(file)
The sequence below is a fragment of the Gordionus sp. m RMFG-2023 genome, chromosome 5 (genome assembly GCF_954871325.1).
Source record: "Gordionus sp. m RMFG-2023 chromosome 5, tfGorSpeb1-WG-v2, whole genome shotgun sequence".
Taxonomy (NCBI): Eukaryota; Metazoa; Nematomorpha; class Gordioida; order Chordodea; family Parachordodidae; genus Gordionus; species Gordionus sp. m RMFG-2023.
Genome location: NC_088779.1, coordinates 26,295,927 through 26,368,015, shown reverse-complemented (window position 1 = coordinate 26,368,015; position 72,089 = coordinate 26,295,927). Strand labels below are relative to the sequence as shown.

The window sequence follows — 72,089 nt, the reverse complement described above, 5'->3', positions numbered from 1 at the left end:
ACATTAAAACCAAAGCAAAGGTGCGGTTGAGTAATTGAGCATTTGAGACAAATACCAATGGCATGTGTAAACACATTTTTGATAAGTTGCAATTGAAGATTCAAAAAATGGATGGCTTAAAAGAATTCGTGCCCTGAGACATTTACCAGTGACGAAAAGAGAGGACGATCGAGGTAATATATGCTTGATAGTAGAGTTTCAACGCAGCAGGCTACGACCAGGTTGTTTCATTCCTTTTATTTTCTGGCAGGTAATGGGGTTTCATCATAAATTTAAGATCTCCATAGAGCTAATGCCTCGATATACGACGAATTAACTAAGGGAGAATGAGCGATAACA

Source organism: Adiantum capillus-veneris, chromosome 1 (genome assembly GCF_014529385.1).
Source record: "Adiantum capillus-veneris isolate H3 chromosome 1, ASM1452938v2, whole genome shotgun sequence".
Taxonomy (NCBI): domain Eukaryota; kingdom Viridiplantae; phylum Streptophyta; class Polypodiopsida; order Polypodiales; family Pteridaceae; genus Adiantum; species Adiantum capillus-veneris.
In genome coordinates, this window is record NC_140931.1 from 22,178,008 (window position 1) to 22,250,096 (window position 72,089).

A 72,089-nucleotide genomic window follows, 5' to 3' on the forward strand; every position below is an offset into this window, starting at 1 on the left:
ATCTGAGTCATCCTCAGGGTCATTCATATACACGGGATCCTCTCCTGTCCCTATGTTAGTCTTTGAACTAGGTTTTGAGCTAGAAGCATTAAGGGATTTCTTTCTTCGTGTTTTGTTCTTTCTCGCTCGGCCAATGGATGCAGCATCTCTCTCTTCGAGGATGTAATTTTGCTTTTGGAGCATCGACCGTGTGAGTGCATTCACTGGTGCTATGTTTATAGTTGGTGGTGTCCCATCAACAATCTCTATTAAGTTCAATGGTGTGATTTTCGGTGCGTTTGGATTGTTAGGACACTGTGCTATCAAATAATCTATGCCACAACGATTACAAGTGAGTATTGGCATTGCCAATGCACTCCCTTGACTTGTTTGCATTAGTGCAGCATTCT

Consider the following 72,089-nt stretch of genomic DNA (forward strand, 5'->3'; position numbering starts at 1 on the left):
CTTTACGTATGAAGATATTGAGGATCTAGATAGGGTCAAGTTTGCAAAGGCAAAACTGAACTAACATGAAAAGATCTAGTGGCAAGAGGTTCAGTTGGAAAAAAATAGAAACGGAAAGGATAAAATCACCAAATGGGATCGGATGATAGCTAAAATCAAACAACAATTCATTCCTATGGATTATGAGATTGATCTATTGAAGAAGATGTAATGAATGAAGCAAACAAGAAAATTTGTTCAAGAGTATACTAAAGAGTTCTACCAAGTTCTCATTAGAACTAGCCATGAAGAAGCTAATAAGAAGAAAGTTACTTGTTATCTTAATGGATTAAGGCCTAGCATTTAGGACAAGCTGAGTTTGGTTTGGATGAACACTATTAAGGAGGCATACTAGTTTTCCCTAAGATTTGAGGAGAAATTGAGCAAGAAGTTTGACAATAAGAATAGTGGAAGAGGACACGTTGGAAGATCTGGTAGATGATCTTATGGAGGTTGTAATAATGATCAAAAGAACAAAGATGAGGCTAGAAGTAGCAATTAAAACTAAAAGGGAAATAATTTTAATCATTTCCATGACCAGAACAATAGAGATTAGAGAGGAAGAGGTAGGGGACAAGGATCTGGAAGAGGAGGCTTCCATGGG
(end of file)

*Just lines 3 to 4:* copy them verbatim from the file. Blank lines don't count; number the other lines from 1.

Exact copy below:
Taxonomy (NCBI): Eukaryota; Metazoa; Nematomorpha; class Gordioida; order Chordodea; family Parachordodidae; genus Gordionus; species Gordionus sp. m RMFG-2023.
Genome location: NC_088779.1, coordinates 26,295,927 through 26,368,015, shown reverse-complemented (window position 1 = coordinate 26,368,015; position 72,089 = coordinate 26,295,927). Strand labels below are relative to the sequence as shown.